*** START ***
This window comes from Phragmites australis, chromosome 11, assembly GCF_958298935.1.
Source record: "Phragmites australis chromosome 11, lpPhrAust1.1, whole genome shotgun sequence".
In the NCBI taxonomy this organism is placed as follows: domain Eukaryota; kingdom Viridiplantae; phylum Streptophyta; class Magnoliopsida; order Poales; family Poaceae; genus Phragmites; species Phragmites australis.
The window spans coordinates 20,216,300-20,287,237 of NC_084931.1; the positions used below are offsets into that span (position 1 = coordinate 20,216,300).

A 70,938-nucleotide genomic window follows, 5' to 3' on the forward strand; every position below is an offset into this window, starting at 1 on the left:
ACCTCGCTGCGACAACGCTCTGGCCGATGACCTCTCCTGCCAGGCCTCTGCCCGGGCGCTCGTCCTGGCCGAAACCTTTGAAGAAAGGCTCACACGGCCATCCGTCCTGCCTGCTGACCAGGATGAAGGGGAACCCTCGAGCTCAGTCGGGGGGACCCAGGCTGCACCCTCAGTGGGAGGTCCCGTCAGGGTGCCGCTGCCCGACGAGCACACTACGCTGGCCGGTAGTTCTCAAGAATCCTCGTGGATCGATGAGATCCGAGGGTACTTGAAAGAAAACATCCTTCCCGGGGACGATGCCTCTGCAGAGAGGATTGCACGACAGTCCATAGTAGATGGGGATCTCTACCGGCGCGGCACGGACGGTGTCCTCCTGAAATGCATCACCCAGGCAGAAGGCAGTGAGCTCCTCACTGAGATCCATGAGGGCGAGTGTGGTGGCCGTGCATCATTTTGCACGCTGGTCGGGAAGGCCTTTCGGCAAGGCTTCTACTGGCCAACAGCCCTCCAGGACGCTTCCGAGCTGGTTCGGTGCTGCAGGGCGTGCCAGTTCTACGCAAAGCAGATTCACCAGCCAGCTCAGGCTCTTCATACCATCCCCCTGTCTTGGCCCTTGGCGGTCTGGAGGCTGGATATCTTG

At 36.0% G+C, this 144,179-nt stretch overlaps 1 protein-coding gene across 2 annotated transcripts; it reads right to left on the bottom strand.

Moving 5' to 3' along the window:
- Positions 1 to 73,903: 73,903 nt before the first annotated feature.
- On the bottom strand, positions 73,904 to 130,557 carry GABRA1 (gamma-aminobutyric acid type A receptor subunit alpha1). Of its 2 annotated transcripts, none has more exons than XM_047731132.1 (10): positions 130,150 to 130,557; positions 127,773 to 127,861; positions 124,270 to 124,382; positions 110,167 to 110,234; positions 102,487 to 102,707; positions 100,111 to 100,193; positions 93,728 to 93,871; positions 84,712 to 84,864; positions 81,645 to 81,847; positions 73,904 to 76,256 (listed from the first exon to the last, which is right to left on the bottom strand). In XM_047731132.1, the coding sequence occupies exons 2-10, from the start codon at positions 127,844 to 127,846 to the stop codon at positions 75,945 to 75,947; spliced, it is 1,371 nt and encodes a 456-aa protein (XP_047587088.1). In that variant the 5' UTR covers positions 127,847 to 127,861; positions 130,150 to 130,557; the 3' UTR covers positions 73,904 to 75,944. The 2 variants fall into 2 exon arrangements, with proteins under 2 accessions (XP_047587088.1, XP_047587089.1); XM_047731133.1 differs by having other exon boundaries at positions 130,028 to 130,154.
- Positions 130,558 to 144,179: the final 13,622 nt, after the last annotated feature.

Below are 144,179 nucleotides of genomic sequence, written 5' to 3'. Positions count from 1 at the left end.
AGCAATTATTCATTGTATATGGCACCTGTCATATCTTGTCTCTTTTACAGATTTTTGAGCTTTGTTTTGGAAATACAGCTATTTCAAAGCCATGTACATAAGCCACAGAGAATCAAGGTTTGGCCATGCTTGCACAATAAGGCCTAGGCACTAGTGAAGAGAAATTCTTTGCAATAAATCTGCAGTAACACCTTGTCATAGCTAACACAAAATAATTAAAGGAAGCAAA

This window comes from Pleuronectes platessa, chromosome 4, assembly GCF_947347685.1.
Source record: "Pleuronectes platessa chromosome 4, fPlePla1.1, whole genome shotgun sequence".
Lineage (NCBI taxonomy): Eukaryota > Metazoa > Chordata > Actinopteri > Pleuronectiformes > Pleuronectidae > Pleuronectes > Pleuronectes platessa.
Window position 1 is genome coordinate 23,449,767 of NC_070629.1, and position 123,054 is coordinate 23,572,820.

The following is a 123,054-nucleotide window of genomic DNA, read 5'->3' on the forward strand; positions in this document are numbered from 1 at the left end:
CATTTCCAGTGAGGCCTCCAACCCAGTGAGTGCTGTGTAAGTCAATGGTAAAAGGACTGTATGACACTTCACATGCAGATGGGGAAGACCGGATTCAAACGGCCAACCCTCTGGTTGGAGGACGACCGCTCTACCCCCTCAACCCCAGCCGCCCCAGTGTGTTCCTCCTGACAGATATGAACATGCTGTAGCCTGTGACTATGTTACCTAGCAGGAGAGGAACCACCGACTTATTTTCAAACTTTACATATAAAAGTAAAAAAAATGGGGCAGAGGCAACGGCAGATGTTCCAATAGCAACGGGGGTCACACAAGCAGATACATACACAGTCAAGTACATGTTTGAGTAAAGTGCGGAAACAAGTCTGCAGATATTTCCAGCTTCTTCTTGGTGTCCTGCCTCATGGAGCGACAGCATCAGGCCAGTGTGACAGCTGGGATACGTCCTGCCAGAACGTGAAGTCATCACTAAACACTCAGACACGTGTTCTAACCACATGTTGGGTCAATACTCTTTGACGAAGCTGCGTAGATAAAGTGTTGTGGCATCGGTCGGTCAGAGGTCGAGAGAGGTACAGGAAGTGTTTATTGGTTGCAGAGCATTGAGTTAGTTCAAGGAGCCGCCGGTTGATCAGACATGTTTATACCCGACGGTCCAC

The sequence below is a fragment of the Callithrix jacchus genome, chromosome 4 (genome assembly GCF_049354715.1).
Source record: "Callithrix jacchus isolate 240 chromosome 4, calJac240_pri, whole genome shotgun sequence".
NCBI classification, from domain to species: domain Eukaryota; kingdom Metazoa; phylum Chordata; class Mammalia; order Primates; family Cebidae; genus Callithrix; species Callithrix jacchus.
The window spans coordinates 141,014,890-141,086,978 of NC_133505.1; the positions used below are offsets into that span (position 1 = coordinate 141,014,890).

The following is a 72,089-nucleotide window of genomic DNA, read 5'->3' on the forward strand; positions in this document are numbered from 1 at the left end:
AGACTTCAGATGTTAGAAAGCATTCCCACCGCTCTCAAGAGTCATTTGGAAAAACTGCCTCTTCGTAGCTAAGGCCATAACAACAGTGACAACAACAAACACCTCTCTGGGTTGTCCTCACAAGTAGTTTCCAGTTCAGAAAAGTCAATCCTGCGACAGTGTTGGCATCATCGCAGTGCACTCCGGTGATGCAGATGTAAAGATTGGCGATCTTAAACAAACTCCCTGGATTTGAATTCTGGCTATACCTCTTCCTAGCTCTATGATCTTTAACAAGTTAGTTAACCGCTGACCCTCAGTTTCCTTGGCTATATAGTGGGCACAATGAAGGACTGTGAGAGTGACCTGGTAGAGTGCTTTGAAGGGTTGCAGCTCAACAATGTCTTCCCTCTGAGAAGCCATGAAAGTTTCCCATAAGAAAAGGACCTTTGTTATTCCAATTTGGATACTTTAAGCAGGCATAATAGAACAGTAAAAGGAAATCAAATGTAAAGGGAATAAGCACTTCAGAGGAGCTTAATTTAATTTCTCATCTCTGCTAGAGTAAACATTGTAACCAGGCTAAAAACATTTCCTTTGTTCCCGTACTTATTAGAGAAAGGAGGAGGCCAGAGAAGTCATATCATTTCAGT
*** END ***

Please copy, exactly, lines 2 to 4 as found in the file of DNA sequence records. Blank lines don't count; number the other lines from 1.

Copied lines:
Source record: "Phragmites australis chromosome 11, lpPhrAust1.1, whole genome shotgun sequence".
In the NCBI taxonomy this organism is placed as follows: domain Eukaryota; kingdom Viridiplantae; phylum Streptophyta; class Magnoliopsida; order Poales; family Poaceae; genus Phragmites; species Phragmites australis.
The window spans coordinates 20,216,300-20,287,237 of NC_084931.1; the positions used below are offsets into that span (position 1 = coordinate 20,216,300).